- poly-size Boolean circuits for Succinct CVAL ??

Does NP have linear-size, log-depth Boolean circuits ??

Outline

- Boolean circuits and formulas
- uniformity and advice
- the NC hierarchy and parallel computation
- the quest for circuit lower bounds
- a lower bound for formulas

Boolean circuits

- C computes function f:{0,1}n {0,1} in natural way
- identify C with function f it computes

- circuit C
- directed acyclic graph
- nodes: AND (); OR (); NOT (); variables xi

x1

x2

x3

…

xn

Boolean circuits

- size = # gates
- depth = longest path from input to output
- formula (or expression): graph is a tree
- every function f:{0,1}n {0,1} computable by a circuit of size at most O(n2n)
- AND of n literals for each x such that f(x) = 1
- OR of up to 2n such terms

Circuit families

- circuit works for specific input length
- we’re used to f:∑*! {0,1}
- circuit family : a circuit for each input length C1, C2, C3, … = “{Cn}”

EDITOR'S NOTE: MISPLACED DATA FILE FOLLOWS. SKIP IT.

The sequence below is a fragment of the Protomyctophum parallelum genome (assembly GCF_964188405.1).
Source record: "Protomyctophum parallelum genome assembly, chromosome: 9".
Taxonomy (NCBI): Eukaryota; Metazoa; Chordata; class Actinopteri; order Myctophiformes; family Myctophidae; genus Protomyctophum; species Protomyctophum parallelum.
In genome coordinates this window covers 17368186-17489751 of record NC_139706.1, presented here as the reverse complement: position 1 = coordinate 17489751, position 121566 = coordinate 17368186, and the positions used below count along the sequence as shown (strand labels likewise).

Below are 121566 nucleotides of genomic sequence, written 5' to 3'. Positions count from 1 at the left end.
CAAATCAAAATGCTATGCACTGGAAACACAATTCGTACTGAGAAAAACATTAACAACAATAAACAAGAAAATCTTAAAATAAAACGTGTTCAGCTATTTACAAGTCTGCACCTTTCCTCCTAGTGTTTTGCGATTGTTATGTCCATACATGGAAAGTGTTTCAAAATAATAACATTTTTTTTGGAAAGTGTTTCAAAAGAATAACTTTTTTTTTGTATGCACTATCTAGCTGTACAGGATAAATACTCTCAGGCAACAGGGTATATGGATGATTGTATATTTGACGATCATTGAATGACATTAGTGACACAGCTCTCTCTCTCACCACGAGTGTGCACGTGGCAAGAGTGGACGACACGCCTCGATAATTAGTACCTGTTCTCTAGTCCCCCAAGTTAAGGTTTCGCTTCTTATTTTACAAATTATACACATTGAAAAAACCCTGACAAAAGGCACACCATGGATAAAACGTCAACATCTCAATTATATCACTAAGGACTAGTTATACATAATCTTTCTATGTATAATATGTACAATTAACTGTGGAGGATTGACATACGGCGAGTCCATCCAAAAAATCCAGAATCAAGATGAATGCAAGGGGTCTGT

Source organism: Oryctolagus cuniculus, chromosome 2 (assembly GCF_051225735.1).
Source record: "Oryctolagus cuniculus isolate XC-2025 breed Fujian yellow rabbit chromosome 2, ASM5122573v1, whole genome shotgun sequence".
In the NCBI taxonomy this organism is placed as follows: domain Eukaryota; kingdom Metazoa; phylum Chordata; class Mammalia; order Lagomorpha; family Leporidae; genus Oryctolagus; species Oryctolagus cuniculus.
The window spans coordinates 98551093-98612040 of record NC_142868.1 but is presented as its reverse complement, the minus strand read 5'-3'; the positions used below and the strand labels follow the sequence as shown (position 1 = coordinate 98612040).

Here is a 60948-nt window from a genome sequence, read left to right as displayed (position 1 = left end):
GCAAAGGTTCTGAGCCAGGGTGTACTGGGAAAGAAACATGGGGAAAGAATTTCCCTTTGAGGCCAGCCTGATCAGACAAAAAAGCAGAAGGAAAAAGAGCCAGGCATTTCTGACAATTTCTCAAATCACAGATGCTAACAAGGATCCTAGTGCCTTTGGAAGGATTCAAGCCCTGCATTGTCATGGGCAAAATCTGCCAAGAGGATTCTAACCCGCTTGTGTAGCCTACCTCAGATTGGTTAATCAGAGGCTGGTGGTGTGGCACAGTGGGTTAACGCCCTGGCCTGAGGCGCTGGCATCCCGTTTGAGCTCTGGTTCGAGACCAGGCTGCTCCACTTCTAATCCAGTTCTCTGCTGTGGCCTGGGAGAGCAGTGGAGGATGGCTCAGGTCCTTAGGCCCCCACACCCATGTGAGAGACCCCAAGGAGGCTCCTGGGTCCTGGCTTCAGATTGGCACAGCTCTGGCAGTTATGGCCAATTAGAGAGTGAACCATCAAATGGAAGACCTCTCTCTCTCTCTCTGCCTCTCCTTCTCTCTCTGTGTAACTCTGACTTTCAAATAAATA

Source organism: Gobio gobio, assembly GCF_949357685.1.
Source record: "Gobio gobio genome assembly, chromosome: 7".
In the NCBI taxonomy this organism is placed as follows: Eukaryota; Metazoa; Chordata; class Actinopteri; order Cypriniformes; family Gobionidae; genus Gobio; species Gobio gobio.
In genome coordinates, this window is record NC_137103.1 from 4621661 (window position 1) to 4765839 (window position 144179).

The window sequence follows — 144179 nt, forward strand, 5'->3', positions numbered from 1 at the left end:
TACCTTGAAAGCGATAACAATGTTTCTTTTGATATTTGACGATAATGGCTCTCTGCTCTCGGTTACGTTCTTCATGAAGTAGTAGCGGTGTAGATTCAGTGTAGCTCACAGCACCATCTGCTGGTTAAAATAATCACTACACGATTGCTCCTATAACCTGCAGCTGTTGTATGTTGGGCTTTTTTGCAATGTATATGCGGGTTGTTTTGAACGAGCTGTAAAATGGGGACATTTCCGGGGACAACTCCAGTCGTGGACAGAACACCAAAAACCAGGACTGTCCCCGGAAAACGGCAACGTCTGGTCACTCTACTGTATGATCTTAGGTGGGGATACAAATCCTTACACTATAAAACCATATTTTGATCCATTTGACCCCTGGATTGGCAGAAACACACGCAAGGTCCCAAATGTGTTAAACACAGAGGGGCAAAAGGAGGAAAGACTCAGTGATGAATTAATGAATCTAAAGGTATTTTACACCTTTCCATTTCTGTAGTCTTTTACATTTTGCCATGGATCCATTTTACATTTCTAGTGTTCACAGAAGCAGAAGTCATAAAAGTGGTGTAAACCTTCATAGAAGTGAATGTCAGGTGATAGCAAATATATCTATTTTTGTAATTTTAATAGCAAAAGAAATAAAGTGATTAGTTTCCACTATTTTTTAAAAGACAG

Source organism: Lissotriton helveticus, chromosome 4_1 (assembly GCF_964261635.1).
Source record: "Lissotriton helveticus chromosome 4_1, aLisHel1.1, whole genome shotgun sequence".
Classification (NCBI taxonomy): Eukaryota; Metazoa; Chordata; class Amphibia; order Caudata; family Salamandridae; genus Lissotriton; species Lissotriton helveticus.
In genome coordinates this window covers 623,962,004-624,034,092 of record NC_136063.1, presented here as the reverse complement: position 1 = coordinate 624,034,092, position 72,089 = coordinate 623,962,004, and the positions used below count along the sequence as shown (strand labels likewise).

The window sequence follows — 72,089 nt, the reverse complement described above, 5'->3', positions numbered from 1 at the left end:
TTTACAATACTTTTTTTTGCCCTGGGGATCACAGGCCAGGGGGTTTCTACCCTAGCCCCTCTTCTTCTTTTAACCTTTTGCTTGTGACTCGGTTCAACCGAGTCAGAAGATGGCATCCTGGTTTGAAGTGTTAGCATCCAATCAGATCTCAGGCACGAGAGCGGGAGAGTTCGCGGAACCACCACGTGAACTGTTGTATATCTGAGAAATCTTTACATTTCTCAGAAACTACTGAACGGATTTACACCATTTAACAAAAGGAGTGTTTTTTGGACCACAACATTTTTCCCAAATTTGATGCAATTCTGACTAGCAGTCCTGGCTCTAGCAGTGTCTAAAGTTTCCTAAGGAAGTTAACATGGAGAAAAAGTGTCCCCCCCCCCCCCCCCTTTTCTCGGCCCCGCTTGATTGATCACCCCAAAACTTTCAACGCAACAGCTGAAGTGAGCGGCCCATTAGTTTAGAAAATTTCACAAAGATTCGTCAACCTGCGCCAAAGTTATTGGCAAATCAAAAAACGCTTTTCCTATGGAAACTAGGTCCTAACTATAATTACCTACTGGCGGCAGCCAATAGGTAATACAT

- “{Cn} computes f” iff for all x

C|x|(x) = f(x)

- “{Cn} decides L”, where L is the language associated with f

Connection to TMs

- given TM M running in time t(n) decides language L
- can build circuit family {Cn} that decides L
- size of Cn = O(t(n)2)
- Proof: CVAL construction
- Conclude: L Pimplies family of polynomial-size circuits that decides L

Connection to TMs

- other direction?
- A poly-size circuit family:
- Cn = (x1 x1) if Mn halts
- Cn = (x1 x1) if Mn loops
- decides (unary version of) HALT!
- oops…

Uniformity

- Strange aspect of circuit family:
- can “encode” (potentially uncomputable) information in family specification
- solution: uniformity – require specification is simple to compute

Definition: circuit family {Cn} is logspaceuniform iff TM M outputs Cn on input 1n and runs in O(log n) space

Uniformity